Class of 2014 Thesis Profiles

Many Whitman seniors conducted year-long thesis research as part of their major’s graduation requirements. The Pioneer sat down with three members of the graduating class to discuss their projects, the scope of their research and results. 

Colin Strong
History
Water and Power: A History of Large Dam Construction in Yunnan, China 1980 – 2010

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Photo by Marra Clay

“My thesis is on the history of large dam construction in contemporary China. Specifically, I’m looking at large dam construction in one province called Yunnan … Basically I’m using dams to look at the history of the hydropower industry there, and how China’s economic development relates to dam construction … Junior year, I had a class called Global Water Scarcity that was taught by a visiting lecturer, and [that class] got me really interested in water politics … While I was in China [studying abroad], I took an environmental studies class … One of the problems we talked about was dams. We talked about them as international problems because the Chinese are damming international rivers, like the Mekong River … As history theses go, I think mine is very applicable to contemporary life and politics. Dam construction is tied up in China’s burgeoning green movement … [and] the fact that there’s such contention over managing these trans-boundary rivers is something we’re going to see more and more in the 21st century, because the environment doesn’t care about politics … I’m going to Oxford [after graduation] and studying water science, management and policy … History as a subject doesn’t really ever limit you.”

Photo by Marra Clay

Annie Watters
Sociology
[INSERT YOUR DEFINITION OF HAPPINESS HERE]: A Sociological Investigation of the Individual, Interactional and Cultural Construction of Happiness in the United States and Ghana

“I studied abroad in Ghana … [where] I did [a] research [project] on happiness. I … took that research back here and continued it for my senior thesis … Basically I broke it up into individual, interactional and cultural understandings of happiness. In Ghana, I did interviews and got a whole bunch of people to basically define [happiness] and tell me how they understand it, [and] then here I did a survey [of] Whitman students … There’s a lot of research … about how emotions can develop differently between societies that are focused more on the individual compared to the community. In an individualistic society, there are certain things that are valued more or will develop differently … The big cultural distinction that came out of this [was that] in the United States we pursue happiness … we’re always actively working towards happiness, and that was reflected … in what I was finding. In Ghana, that wasn’t necessarily there … happiness just kind of was—a state of mind or a state of being that didn’t have a lot of emphasis. What I found [at Whitman] was that 81 percent of students thought there was a difference between daily and lifelong happiness, and in Ghana, that distinction didn’t exist.”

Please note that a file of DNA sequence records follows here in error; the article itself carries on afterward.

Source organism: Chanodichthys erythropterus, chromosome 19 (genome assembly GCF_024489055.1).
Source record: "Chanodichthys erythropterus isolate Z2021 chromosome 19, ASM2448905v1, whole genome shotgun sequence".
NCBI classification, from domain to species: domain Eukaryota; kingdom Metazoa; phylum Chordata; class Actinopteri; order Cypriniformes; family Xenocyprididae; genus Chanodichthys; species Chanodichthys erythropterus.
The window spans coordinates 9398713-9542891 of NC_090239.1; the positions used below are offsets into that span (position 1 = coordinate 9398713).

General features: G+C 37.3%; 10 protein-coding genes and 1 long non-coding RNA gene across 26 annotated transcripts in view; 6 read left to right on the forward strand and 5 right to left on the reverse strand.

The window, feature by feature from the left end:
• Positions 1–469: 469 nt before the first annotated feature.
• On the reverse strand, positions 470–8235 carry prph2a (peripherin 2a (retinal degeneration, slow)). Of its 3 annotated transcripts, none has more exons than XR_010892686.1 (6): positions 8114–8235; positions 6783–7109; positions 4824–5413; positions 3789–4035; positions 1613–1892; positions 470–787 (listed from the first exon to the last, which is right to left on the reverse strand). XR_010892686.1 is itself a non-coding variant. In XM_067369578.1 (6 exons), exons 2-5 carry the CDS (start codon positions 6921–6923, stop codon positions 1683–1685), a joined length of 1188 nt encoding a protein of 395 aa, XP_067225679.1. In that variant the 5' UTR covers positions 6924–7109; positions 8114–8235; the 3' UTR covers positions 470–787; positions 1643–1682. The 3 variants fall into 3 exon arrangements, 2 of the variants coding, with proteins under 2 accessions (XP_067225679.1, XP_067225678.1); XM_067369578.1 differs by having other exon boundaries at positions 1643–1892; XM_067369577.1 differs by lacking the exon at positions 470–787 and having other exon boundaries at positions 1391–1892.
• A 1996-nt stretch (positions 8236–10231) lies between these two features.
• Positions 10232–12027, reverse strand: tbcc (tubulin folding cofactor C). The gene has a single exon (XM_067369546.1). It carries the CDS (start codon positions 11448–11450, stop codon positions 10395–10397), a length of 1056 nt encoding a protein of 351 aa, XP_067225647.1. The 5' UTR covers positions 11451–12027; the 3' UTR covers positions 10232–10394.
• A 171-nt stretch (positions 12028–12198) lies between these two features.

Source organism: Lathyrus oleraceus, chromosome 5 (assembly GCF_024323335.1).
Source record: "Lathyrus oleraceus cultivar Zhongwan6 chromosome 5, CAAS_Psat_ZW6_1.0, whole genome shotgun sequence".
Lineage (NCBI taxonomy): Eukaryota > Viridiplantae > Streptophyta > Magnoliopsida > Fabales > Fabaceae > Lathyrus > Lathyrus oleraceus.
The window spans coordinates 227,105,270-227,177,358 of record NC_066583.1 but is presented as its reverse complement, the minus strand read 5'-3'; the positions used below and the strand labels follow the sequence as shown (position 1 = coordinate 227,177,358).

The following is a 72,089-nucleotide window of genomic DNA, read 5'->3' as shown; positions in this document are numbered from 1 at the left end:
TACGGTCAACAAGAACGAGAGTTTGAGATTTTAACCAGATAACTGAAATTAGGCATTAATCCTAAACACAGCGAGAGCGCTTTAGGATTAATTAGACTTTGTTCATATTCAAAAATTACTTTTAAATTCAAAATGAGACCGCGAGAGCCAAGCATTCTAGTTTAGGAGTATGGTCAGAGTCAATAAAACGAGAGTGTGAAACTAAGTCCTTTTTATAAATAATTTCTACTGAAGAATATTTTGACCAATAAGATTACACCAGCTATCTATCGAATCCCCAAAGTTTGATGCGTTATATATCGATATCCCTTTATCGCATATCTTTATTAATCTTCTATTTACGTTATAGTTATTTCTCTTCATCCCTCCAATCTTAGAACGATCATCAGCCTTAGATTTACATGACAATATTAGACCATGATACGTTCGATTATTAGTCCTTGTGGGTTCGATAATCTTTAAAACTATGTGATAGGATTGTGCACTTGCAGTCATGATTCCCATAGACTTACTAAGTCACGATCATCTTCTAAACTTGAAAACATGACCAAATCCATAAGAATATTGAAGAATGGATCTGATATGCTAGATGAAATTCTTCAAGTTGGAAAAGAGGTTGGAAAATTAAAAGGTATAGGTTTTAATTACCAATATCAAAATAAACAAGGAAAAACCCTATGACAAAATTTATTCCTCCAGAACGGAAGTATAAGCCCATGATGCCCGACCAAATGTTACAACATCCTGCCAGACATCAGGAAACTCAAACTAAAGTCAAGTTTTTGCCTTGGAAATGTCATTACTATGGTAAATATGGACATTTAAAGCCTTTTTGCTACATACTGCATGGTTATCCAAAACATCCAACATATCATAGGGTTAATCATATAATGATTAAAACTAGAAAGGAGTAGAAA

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Photo by Marra Clay

Marie O’Grady
Biology
Iron-Induced Corallimorph Phase Shift on Palmyra Atoll

“I worked with the U.S. Fish and Wildlife Service [in Honolulu] over the summer, and while I was there I came across a really interesting project … There’s a shipwreck on Palmyra Atoll, one of the refuges they’re in charge of. In the area surrounding the wreck, there has been a dramatic increase in the population of corallimorphs … due to iron leaching from the wreck. I was able to get some water samples from Palmyra and bring them back here, and with the help of [Chemistry] Professor Dunnivant, I was able to measure iron concentrations in those samples … I definitely didn’t see myself doing research before starting this project. But once I got into it and started doing research and data analysis, I definitely saw that I maybe did have some sort of interest in research later on … I got to work with a lot of different people [during my research] … I got a lot of help from my thesis advisers [Professors Cooley and Molitor]. Even though I didn’t prove my particular hypothesis … with the results that I got, if someone were to continue doing research on the black reefs, it could help guide their research.




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